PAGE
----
We plant seeds in the ground
And dreams in the sky,
Hoping that, someday, the roots of one
Will meet the upstretched limbs of the other.
It has not happened yet.
We share the sky, all of us, the whole world:
Together, we are a tribe of eyes that look upward,
Even as we stand on uncertain ground.
The earth beneath us moves, quiet and wild,
Its boundaries shifting, its muscles wavering.
The dream of sky is indifferent to all this,
Impervious to borders, fences, reservations.
The sky is our common home, the place we all live.
There we are in the world together.
The dream of sky requires no passport.
Blue will not be fenced. Blue will not be a crime.
Look up. Stay awhile. Let your breathing slow.
Know that you always have a home here.
Seeds and dreams, earth and sky, the iconic image of tree roots below spreading in a mirror image of tree limbs above. The poet says we all share the sky, all of us, the whole world. Never more so than now, we are standing on uncertain ground, standing in the unknown. Yet together, we are a tribe of eyes that look upward, as one being.
We know the earth is moving now, its boundaries shifting. Yet there is something steady to balance this, the dream of possibilities, of sky impervious to borders, fences, reservations. There is a place where we are all together in this world, our common home, our common humanity.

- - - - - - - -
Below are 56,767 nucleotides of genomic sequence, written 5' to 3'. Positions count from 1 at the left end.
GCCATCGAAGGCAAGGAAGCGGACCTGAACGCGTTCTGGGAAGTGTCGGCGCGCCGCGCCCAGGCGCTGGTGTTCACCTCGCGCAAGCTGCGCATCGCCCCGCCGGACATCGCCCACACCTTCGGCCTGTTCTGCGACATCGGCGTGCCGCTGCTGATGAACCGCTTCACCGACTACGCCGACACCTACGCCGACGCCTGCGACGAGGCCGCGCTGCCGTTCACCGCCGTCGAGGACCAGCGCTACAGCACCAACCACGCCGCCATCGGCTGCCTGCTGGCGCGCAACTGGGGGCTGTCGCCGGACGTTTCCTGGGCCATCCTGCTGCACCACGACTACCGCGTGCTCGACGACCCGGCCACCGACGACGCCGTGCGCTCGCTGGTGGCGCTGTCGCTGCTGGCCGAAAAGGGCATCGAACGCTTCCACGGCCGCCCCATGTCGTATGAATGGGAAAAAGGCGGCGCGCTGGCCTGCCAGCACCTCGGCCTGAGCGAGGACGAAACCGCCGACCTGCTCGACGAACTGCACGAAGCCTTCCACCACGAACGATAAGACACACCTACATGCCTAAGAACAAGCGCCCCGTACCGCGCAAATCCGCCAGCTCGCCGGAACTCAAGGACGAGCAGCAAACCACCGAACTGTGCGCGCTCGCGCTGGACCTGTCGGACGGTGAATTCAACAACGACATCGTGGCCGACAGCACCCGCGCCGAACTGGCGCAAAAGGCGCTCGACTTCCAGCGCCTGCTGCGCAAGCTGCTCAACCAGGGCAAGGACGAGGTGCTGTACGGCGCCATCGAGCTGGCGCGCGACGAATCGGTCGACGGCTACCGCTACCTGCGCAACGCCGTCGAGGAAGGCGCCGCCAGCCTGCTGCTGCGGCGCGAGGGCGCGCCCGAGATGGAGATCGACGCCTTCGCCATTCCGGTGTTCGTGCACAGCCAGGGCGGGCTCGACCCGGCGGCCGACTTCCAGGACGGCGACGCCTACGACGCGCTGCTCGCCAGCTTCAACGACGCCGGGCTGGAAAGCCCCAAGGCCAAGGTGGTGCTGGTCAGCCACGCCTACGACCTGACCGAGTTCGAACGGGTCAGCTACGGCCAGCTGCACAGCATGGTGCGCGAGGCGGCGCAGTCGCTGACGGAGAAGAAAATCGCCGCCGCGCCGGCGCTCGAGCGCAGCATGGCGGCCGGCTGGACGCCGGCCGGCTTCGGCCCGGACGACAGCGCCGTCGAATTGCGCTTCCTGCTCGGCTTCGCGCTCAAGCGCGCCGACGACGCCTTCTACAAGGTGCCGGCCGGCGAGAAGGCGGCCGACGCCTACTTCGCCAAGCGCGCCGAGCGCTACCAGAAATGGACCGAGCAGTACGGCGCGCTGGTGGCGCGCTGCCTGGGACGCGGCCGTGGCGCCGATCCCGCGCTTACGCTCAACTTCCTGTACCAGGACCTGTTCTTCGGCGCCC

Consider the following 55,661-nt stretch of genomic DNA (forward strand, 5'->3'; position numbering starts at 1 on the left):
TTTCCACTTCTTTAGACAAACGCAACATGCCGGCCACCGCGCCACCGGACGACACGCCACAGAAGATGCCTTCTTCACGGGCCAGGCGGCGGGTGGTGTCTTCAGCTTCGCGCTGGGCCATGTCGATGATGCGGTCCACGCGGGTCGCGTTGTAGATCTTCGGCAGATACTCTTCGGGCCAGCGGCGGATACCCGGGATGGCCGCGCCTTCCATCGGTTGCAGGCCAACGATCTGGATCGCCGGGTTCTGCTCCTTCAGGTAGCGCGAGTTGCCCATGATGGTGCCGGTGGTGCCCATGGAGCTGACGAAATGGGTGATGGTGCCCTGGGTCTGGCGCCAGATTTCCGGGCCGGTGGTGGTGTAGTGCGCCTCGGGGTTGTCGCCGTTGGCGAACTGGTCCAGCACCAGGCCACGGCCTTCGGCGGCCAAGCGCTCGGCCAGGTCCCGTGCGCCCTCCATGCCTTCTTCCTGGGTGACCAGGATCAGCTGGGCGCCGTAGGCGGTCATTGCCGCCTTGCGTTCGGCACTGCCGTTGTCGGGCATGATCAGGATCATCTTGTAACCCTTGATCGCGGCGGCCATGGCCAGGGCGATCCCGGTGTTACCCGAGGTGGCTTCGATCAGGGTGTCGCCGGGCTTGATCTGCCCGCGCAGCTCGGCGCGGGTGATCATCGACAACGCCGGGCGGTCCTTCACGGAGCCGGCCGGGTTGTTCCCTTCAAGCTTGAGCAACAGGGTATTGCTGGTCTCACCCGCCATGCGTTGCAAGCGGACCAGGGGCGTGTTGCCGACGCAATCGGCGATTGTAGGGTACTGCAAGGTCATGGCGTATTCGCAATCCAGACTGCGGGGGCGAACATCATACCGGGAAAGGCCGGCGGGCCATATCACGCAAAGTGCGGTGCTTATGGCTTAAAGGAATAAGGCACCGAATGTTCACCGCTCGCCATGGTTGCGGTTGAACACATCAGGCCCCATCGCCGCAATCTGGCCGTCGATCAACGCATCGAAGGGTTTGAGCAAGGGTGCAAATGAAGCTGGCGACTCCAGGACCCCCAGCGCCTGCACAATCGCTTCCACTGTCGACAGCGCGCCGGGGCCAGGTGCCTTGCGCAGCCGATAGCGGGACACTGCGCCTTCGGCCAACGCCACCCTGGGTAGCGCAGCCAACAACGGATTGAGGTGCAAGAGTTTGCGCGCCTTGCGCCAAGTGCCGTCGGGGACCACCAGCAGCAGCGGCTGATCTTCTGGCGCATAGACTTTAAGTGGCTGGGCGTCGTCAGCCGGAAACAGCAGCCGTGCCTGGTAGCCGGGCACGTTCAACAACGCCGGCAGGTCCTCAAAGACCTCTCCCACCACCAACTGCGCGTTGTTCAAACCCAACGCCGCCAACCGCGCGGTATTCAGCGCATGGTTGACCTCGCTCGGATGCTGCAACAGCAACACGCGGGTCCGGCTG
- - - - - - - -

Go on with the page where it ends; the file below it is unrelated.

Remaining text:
In this home we all share, Blue will not be fenced. Blue will not be a crime. Is this not true, when we look up at the sky – it is without boundaries, it does no wrong, it is simply blue. He invites us to look up, slow our breathing, rest in this knowing that you always have a home here.
This poem speaks to me of our deep need to remember that we belong to a tribe, a human family which shares this earth. To remember that if we ground ourselves in this knowledge, we will will feel our connection with one another. So, remember to look up, to know in your heart that blue is not a crime, to remember the bigger picture.
This poem was written in 2014 by Rios, the then Arizona state poet laureate. I first encountered this poem in Poetry of Presence: An Anthology of Mindfulness Poems, edited by Phyllis Cole-Dai & Ruby R. Wilson. This is a collection well worth having and I will be drawing on it often in the coming weeks.